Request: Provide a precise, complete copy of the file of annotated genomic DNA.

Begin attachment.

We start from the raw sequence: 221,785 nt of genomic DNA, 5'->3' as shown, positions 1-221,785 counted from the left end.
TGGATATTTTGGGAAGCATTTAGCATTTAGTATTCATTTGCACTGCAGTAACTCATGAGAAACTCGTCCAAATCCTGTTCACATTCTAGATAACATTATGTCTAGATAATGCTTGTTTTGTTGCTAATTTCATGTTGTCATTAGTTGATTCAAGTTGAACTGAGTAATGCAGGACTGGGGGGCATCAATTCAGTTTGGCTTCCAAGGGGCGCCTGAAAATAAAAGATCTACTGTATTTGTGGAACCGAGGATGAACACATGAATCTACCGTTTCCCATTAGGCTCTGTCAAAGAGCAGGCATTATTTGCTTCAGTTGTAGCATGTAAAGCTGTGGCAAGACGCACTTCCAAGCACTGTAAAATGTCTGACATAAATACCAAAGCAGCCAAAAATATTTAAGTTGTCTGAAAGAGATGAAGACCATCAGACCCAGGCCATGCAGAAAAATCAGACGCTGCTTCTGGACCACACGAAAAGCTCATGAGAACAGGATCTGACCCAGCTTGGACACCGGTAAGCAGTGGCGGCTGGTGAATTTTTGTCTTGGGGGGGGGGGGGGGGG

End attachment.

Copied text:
We start from the raw sequence: 221,785 nt of genomic DNA, 5'->3' as shown, positions 1-221,785 counted from the left end.
TGGATATTTTGGGAAGCATTTAGCATTTAGTATTCATTTGCACTGCAGTAACTCATGAGAAACTCGTCCAAATCCTGTTCACATTCTAGATAACATTATGTCTAGATAATGCTTGTTTTGTTGCTAATTTCATGTTGTCATTAGTTGATTCAAGTTGAACTGAGTAATGCAGGACTGGGGGGCATCAATTCAGTTTGGCTTCCAAGGGGCGCCTGAAAATAAAAGATCTACTGTATTTGTGGAACCGAGGATGAACACATGAATCTACCGTTTCCCATTAGGCTCTGTCAAAGAGCAGGCATTATTTGCTTCAGTTGTAGCATGTAAAGCTGTGGCAAGACGCACTTCCAAGCACTGTAAAATGTCTGACATAAATACCAAAGCAGCCAAAAATATTTAAGTTGTCTGAAAGAGATGAAGACCATCAGACCCAGGCCATGCAGAAAAATCAGACGCTGCTTCTGGACCACACGAAAAGCTCATGAGAACAGGATCTGACCCAGCTTGGACACCGGTAAGCAGTGGCGGCTGGTGAATTTTTGTCTTGGGGGGGGGGGGGGGGG